Its quite clear from this that Corbyn led Labour to its best (2017) and third best (2019) result this century. More than Blair in 2005, Brown in 2010 and Miliband in 2015. In 2005 far fewer Labour votes led to a majority government.

This matters because Labour’s stance in the next five years will determine whether it has any chance of toppling Johnson in 2025 – or possibly before then if things get bad enough – which they might. Corbyn’s politics – against austerity and for significant state investment to regenerate the economy, create  an inclusive and more equal society, make the green transition we need and distance ourselves from wars of intervention – are all needed if we are to resist and organise against the impact of Johnson’s Brexit.

Myth 5: the defeat is entirely down to what Labour did or did not do.

This is not usually stated as such, but seems to be a premise for a lot of the soul searching that has gone on since Friday the 13th, which has tended to look inwards at the Party, its leadership, policies and campaign. This is missing the bigger part of the picture; which is not just about how Labour lost but how the Conservatives won. Its a bit like if Napoleon’s Marshals sat down for a post mortem on Waterloo and paid no attention to anything the Duke of Wellington or Marshal Blucher had done.

it is a truth universally acknowledged that Theresa May’s 2017 election campaign was a bit of a car crash. But this judgement needs nuance. May increased the Tory vote over Cameron’s 2015 score more than Johnson did over hers this year. See graph.

tory vote 2015-19

However, what May’s campaign failed to do was neutralise the threat from Labour – which put on a spectacular increase in support during the election campaign which destroyed her majority. In 2017 the Conservatives were over confident. They believed that their initial 20 point lead was unassailable. They thought that they could get away with saying some of the unpopular things they would actually do before they did them – like the punitive social care policy which blew up in their faces. They hadn’t quite reached their current state of shamelessness and had the decency to look awkward when they ducked debates. They also thought that Corbyn’s “old fashioned socialist” ideas were sufficiently discredited that all they had to do was give him enough rope. which just shows how wrong you can be,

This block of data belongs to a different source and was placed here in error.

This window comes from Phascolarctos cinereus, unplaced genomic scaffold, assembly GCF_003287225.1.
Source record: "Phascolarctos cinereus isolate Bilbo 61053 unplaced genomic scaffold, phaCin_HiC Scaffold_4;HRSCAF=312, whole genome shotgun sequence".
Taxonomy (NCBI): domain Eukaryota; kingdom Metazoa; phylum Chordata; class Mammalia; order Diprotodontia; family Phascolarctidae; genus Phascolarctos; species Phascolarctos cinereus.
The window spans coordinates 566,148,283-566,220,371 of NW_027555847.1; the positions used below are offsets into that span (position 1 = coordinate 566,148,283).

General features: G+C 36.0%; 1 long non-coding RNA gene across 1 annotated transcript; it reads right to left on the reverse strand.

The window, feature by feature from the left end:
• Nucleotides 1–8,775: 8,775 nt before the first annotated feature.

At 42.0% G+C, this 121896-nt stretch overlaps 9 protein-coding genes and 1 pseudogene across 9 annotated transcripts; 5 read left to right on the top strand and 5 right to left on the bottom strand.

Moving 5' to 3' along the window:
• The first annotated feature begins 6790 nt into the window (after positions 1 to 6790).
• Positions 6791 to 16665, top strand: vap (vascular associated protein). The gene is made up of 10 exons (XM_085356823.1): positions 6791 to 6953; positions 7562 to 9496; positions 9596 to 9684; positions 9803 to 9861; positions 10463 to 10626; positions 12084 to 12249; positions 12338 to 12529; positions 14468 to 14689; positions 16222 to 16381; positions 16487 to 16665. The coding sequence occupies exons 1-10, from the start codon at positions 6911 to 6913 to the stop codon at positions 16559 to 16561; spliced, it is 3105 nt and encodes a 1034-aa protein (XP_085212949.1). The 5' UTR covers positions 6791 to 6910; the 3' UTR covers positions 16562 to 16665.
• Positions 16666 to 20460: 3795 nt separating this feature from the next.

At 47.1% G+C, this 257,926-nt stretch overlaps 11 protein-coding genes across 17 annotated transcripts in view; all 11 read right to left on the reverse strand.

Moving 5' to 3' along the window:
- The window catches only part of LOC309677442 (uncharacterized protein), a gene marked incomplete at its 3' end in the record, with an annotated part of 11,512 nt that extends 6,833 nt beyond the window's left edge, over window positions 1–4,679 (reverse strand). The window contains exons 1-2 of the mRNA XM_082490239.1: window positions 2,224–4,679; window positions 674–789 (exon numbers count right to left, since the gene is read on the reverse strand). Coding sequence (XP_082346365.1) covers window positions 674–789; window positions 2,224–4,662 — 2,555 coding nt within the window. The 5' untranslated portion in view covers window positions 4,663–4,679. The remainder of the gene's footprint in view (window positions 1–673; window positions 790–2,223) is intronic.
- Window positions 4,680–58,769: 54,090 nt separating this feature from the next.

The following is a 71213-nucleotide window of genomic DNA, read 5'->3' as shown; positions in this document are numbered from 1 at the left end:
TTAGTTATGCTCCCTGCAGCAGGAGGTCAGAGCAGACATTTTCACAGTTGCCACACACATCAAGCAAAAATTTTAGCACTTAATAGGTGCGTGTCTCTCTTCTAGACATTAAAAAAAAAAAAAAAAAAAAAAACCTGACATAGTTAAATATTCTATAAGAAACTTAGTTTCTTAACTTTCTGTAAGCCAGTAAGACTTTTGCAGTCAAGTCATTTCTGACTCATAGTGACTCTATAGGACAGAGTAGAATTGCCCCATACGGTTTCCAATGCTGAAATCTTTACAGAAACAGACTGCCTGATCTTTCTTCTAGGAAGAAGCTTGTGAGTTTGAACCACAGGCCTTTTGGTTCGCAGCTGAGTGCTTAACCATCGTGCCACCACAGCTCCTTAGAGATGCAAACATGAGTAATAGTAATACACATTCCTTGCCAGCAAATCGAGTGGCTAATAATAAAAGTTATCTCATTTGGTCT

This time, knowing that their own vote was not going to go up much beyond the hard leave tribe, they played a cannier game to hold back a Labour surge.

  • They adjusted spending policy just enough to be able to talk about what looks like significant sums of money going into areas that they have been running down to destruction for the last ten years – while claiming that the previous policy had nothing to do with them guv – even though they were in Parliament (and sometimes the cabinet) voting for it. That these sums of money would still leave these services underfunded (and in the case of the NHS are a pre-emptive move to cover the costs of the increased drug bills it will be paying as a result of their pending and half negotiated deal with the US) passed most people by. This had a significant impact on people who previously might have come out to vote Labour to get any increase in funding for the health service. or their children’s school. In 2017, the NUT (now the NEU) waged a huge school gate campaign – without endorsing any party – on the impact of school spending cuts, which is credited with shifting 700 000 votes in Labour’s direction. In 2019 a similar campaign was waged by the NEU – with even more people taking part – but had nothing like the same impact. The Tories did just enough to innoculate themselves against this issue.
  • They were vague and bland about what their plans are. Beyond the mantra of “get Brexit done”, there was little concrete in their manifesto and they sold themselves on a false prospectus.